This is a good time to make, ahem, a disclaimer. I have not read the original sci- fi story. And I am not particularly versed in the kinds of psycho-analysis, sexual politics, post/colonialism and other related fields of knowledge necessary to perform the rigorous analysis really required here. What I am doing is to ruthlessly use Kessous’s summary of the story to make my point. And the point I want to make is that in these stories of The End of the World, we should really be asking Who’s World it is that is ending exactly and what is being taken down with it. And so, a personal interlude: Mine is only just beginning. And so I am not going to let anyone convince me it is The End, that we are all facing certain extinction (environmental, economic, political, cultural, spiritual) and need to be saved by some guy swooping us off to Mars.4 It might simply be time to step aside, time for this protagonist to SIT DOWN< BE HUMBLE and see what other worlds might emerge from “his”5 ruins.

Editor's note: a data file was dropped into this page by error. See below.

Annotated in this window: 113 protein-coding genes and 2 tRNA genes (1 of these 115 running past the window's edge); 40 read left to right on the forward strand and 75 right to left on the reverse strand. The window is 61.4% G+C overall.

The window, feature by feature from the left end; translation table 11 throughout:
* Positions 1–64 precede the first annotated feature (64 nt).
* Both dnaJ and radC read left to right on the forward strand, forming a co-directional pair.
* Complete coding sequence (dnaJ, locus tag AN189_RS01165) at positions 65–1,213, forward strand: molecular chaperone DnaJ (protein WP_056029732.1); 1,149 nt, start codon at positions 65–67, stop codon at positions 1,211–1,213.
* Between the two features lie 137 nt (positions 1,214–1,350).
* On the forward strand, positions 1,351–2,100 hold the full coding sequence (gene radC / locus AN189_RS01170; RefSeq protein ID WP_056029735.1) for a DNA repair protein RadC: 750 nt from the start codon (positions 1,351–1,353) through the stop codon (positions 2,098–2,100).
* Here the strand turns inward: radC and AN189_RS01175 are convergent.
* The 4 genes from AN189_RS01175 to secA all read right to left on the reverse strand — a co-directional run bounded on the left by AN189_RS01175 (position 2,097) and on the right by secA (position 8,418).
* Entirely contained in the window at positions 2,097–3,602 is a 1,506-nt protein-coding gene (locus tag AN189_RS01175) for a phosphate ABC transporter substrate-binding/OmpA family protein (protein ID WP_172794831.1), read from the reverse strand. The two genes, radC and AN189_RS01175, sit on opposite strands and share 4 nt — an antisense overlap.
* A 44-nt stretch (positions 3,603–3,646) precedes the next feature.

Ok but, you might be wondering, what does this soap-box speech of mine have to do with unicorns and blockchains…

2. I saw the blockchain there – it was built by unicorns